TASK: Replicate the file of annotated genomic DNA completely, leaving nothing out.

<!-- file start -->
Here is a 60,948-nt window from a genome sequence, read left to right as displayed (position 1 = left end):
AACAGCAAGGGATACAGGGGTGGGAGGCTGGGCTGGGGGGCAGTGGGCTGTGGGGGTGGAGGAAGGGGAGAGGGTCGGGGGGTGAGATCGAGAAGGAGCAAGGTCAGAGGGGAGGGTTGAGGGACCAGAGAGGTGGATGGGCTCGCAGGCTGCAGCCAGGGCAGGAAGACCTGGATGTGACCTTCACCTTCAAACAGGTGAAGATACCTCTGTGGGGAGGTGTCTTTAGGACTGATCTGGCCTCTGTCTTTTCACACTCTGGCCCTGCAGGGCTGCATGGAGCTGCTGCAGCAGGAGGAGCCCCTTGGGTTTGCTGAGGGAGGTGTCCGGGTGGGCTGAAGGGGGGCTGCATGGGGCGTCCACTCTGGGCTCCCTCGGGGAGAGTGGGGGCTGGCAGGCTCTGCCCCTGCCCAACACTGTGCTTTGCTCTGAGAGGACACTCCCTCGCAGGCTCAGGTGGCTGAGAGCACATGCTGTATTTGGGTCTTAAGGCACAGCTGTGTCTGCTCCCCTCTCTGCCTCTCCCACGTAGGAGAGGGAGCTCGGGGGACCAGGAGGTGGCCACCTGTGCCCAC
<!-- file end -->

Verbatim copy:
Here is a 60,948-nt window from a genome sequence, read left to right as displayed (position 1 = left end):
AACAGCAAGGGATACAGGGGTGGGAGGCTGGGCTGGGGGGCAGTGGGCTGTGGGGGTGGAGGAAGGGGAGAGGGTCGGGGGGTGAGATCGAGAAGGAGCAAGGTCAGAGGGGAGGGTTGAGGGACCAGAGAGGTGGATGGGCTCGCAGGCTGCAGCCAGGGCAGGAAGACCTGGATGTGACCTTCACCTTCAAACAGGTGAAGATACCTCTGTGGGGAGGTGTCTTTAGGACTGATCTGGCCTCTGTCTTTTCACACTCTGGCCCTGCAGGGCTGCATGGAGCTGCTGCAGCAGGAGGAGCCCCTTGGGTTTGCTGAGGGAGGTGTCCGGGTGGGCTGAAGGGGGGCTGCATGGGGCGTCCACTCTGGGCTCCCTCGGGGAGAGTGGGGGCTGGCAGGCTCTGCCCCTGCCCAACACTGTGCTTTGCTCTGAGAGGACACTCCCTCGCAGGCTCAGGTGGCTGAGAGCACATGCTGTATTTGGGTCTTAAGGCACAGCTGTGTCTGCTCCCCTCTCTGCCTCTCCCACGTAGGAGAGGGAGCTCGGGGGACCAGGAGGTGGCCACCTGTGCCCAC